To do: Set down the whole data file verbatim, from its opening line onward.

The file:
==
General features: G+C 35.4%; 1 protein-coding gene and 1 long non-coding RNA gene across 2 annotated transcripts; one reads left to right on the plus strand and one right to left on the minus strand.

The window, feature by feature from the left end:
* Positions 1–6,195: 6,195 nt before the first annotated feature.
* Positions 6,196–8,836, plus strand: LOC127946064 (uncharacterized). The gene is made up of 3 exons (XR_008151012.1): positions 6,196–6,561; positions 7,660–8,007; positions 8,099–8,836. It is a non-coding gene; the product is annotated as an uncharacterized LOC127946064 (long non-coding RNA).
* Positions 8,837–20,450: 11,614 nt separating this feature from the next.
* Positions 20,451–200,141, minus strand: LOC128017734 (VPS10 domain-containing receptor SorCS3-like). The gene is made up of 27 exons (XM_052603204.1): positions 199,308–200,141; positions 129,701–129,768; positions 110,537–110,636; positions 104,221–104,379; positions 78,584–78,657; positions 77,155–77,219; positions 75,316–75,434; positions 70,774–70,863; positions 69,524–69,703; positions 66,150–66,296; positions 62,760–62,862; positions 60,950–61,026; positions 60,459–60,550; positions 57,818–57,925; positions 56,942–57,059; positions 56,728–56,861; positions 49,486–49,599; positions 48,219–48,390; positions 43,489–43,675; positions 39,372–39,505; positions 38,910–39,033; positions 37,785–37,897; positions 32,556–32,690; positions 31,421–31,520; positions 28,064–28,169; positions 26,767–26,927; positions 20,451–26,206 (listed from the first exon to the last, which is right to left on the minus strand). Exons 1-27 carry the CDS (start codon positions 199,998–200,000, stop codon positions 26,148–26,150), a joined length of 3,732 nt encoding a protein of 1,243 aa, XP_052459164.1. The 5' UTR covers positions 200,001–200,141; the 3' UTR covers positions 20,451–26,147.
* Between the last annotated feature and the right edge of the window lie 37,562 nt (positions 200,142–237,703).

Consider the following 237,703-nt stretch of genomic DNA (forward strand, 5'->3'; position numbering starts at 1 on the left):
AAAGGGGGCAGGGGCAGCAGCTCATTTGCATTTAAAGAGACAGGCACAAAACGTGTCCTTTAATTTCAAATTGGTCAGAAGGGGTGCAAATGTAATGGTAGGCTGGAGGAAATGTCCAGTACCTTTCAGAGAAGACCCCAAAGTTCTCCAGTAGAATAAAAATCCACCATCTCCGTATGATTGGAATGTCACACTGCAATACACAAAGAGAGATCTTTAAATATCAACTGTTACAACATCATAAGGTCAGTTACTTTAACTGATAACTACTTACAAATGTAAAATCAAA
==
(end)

General features: G+C 35.4%; 1 protein-coding gene and 1 long non-coding RNA gene across 2 annotated transcripts; one reads left to right on the plus strand and one right to left on the minus strand.

The window, feature by feature from the left end:
* Positions 1–6,195: 6,195 nt before the first annotated feature.
* Positions 6,196–8,836, plus strand: LOC127946064 (uncharacterized). The gene is made up of 3 exons (XR_008151012.1): positions 6,196–6,561; positions 7,660–8,007; positions 8,099–8,836. It is a non-coding gene; the product is annotated as an uncharacterized LOC127946064 (long non-coding RNA).
* Positions 8,837–20,450: 11,614 nt separating this feature from the next.
* Positions 20,451–200,141, minus strand: LOC128017734 (VPS10 domain-containing receptor SorCS3-like). The gene is made up of 27 exons (XM_052603204.1): positions 199,308–200,141; positions 129,701–129,768; positions 110,537–110,636; positions 104,221–104,379; positions 78,584–78,657; positions 77,155–77,219; positions 75,316–75,434; positions 70,774–70,863; positions 69,524–69,703; positions 66,150–66,296; positions 62,760–62,862; positions 60,950–61,026; positions 60,459–60,550; positions 57,818–57,925; positions 56,942–57,059; positions 56,728–56,861; positions 49,486–49,599; positions 48,219–48,390; positions 43,489–43,675; positions 39,372–39,505; positions 38,910–39,033; positions 37,785–37,897; positions 32,556–32,690; positions 31,421–31,520; positions 28,064–28,169; positions 26,767–26,927; positions 20,451–26,206 (listed from the first exon to the last, which is right to left on the minus strand). Exons 1-27 carry the CDS (start codon positions 199,998–200,000, stop codon positions 26,148–26,150), a joined length of 3,732 nt encoding a protein of 1,243 aa, XP_052459164.1. The 5' UTR covers positions 200,001–200,141; the 3' UTR covers positions 20,451–26,147.
* Between the last annotated feature and the right edge of the window lie 37,562 nt (positions 200,142–237,703).

Consider the following 237,703-nt stretch of genomic DNA (forward strand, 5'->3'; position numbering starts at 1 on the left):
AAAGGGGGCAGGGGCAGCAGCTCATTTGCATTTAAAGAGACAGGCACAAAACGTGTCCTTTAATTTCAAATTGGTCAGAAGGGGTGCAAATGTAATGGTAGGCTGGAGGAAATGTCCAGTACCTTTCAGAGAAGACCCCAAAGTTCTCCAGTAGAATAAAAATCCACCATCTCCGTATGATTGGAATGTCACACTGCAATACACAAAGAGAGATCTTTAAATATCAACTGTTACAACATCATAAGGTCAGTTACTTTAACTGATAACTACTTACAAATGTAAAATCAAA